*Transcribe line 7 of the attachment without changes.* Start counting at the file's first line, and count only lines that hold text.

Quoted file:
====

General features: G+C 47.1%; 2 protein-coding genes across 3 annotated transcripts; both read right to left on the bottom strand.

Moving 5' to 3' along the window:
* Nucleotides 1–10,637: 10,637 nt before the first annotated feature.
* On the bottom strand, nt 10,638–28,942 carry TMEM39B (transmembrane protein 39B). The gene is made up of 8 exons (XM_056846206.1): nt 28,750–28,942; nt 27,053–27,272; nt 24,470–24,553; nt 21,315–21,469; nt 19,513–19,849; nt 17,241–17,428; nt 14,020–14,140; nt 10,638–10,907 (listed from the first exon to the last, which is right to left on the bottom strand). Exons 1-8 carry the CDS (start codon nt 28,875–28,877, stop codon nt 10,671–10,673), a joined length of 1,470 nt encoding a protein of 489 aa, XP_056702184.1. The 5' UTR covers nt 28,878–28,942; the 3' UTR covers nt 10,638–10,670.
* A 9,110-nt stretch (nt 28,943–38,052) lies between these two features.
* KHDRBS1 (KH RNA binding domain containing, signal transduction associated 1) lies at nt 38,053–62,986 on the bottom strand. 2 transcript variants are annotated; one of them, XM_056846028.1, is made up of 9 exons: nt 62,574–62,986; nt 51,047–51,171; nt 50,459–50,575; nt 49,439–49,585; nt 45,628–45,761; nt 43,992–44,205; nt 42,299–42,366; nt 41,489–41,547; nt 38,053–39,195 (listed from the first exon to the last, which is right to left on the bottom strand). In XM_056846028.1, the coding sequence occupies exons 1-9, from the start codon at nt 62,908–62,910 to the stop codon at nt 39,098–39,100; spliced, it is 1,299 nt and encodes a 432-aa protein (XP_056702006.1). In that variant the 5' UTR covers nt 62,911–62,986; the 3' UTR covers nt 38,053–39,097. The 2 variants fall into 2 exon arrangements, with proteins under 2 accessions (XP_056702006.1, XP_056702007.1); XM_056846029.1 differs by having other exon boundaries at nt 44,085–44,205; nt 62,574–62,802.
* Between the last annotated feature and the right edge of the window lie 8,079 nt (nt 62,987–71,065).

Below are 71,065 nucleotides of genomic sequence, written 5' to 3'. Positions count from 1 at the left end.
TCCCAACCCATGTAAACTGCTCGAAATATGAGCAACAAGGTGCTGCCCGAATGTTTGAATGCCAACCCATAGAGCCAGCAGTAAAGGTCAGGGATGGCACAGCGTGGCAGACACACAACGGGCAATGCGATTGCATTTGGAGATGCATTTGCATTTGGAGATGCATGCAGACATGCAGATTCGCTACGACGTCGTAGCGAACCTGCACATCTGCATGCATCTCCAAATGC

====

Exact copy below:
* Between the last annotated feature and the right edge of the window lie 8,079 nt (nt 62,987–71,065).